This is the T-50, making its first flight in eastern Russia this week. It changes everything in air defence and strategy.
The defence establishments of the west, including the obsequious branch office of the JSF strike fighter project that comprises defence planning and procurement in Australia, have been warned about this development for a long time, and ignored it.
They have endangered the very survival of this country by pursuing policies that will underscore the loss of air superiority that is already in train on a potent scale to our north.
And they will continue to churn out absurdities about our preparedness and superiority in military technology, especially in the air, until Washington DC tells them an abrupt change of reality is the imperative, and that everything they said before is ‘no longer applicable’, as it hasn’t been for quite some time.
The timing of the Moscow press conference which released the details and video shown in the above YouTube falls between President Obama’s first state of the union address and next Monday’s release of the US defence budget. Its use as a weapon of political influence has begun, not just for Russia, but India, which plans on acquiring 200 T-50s.
Russia’s revenge for the Ronald Reagan Star Wars hoax? Not really. The T-50 is real. Star Wars panicked the fossilised power structure and economics of the Soviet Union and helped speed its inevitable collapse. But it wasn’t going to work as advertised either. The T-50 looks seriously workable, to a budget and timetable that will see it operational between 2015-2017, years before the JSF, if pursued, has a ghost of a chance of being deliverable in anything remotely resembling the spun time lines that Australia fell for when it announced a $3.2 billion order for 14 of the F-35s for ‘initial training and testing’ from 2014.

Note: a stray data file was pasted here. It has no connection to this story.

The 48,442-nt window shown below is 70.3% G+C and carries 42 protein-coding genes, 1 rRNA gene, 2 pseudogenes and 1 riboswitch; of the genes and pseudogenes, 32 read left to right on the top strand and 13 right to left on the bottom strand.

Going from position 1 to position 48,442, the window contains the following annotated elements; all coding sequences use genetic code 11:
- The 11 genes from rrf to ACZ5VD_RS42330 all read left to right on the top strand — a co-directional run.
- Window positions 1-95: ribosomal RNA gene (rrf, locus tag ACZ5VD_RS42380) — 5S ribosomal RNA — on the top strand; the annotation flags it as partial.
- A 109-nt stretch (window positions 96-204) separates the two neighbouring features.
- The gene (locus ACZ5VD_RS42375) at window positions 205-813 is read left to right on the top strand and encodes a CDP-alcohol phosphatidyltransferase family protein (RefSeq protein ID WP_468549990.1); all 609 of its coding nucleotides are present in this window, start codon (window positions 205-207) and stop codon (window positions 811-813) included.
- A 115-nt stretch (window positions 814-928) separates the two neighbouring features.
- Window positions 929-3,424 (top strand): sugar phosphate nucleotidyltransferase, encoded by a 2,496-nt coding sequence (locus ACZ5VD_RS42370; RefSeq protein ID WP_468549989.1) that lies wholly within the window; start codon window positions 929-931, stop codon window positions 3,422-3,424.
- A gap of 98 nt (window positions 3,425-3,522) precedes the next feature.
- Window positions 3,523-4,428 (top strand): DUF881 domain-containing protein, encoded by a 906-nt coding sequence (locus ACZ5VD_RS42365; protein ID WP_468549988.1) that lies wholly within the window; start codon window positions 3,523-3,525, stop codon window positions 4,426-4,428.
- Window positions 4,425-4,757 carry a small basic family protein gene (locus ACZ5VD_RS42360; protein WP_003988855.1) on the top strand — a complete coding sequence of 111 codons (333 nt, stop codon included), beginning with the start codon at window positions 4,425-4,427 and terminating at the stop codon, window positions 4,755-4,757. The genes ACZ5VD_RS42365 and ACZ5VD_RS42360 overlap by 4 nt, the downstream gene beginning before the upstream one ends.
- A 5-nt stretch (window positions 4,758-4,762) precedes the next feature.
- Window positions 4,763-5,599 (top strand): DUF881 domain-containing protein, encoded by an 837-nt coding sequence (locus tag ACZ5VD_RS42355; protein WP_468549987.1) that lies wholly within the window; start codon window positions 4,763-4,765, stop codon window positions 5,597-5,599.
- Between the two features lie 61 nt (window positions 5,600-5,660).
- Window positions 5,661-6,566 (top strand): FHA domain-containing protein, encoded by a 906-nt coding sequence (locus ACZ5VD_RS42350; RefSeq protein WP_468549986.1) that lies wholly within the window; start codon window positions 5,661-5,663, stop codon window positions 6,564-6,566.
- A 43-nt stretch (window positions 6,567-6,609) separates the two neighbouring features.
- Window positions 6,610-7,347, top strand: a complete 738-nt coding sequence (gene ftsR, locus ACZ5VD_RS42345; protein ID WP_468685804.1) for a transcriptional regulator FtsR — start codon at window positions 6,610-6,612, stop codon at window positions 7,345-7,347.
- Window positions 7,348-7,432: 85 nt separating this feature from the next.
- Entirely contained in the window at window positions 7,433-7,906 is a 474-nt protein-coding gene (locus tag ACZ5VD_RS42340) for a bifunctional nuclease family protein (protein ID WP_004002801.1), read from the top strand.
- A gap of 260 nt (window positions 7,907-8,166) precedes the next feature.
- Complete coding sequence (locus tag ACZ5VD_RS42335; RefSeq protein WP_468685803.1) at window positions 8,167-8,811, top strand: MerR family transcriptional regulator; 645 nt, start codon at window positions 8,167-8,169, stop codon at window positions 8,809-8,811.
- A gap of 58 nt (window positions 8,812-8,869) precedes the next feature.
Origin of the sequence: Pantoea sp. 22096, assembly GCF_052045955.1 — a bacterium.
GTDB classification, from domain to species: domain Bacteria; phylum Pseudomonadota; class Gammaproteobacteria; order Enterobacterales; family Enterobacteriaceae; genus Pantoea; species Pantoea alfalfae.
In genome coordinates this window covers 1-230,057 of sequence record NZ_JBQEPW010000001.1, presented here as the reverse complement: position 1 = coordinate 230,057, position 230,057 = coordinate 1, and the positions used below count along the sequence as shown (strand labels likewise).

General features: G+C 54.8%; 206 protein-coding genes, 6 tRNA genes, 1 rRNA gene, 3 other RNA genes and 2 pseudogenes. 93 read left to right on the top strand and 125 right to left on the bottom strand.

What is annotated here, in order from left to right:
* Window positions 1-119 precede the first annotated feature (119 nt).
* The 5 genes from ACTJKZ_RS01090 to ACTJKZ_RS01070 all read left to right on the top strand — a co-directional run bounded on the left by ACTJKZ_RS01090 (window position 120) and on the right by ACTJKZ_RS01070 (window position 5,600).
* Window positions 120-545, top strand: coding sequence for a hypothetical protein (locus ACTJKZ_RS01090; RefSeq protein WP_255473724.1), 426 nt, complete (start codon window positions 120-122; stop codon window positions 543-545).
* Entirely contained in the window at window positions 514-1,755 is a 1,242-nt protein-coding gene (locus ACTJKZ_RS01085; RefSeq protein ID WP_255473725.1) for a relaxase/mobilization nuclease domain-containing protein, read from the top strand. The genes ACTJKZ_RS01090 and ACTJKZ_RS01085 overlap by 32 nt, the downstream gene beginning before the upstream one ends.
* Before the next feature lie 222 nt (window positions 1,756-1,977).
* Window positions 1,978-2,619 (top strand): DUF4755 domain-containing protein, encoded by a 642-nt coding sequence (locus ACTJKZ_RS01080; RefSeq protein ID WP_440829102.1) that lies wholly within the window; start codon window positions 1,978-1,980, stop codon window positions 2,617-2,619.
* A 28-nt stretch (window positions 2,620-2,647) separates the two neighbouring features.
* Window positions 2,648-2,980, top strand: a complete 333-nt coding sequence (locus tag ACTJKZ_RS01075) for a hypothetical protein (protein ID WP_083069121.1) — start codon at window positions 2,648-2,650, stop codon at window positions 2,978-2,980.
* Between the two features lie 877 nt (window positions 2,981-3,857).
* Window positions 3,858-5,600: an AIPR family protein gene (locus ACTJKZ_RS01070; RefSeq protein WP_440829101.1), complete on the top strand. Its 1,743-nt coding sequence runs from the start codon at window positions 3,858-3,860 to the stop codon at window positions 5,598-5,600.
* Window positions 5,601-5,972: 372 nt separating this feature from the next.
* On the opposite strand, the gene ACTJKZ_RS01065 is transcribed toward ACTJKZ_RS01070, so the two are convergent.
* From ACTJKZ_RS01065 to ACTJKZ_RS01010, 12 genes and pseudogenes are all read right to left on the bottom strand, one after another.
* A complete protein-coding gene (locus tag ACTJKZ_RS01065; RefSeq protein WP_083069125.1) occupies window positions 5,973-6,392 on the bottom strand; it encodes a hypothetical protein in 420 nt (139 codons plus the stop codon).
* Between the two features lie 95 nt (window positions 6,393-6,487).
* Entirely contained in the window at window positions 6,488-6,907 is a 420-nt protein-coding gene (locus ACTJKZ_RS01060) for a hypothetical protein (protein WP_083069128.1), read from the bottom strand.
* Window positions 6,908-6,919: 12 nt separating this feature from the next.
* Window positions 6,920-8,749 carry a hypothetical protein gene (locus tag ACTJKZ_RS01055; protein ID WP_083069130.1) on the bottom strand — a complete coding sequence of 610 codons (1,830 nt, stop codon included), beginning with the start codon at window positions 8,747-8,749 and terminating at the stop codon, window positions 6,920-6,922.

Just how disconnected from reality was a decision that will have us spending a fortune on initial production F-35s at the same time as the bullshit free development program in Russia is putting its answer into operational service?
Australia’s involvement in the JSF project is that of endorsing an early 1990s solution to our air power needs that has struggled to make meaningful progress toward readiness by the latter half of this century’s second decade.
The basic numbers seem to have the T-50 capable of mach 2.5, a sustained lean fuel cruise at mach 1.9, a refuelling endurance of three or more hours and a payload of 7 tonnes of ordinance. It is a stealth design, with minimal radar visibility.
Wing commander (retired) RAAF Chris Mills, who has strongly criticised the JSF and the public administration failures that lead to its selection on the Air Power Australia web site says:
If the US intelligence agencies aircraft assessments of the PAK-FA were worth a penny, they would have been screaming for the build of additional F-22As, funded by F-35 cancellations, the development of the FB-22B with the missing IRST sensors and an ability to fly penetrating fighter-strike-recon missions over contested airspace, and a follow-on program to get the F-22 for the USMC and the F-22M for the USN.
So, now the spectre for the projection of US air and sea power is the PAK-FA flying sweep to knock down any pesky Hornets and lumbering F-35s, followed by Su-35S with either a centreline KH-41 Sunburn or a brace of Novator 3M-54AE Sizzlers, with a predictable result.
As predicted by APA, the military world as we know it has passed though a gate, and will never be the same.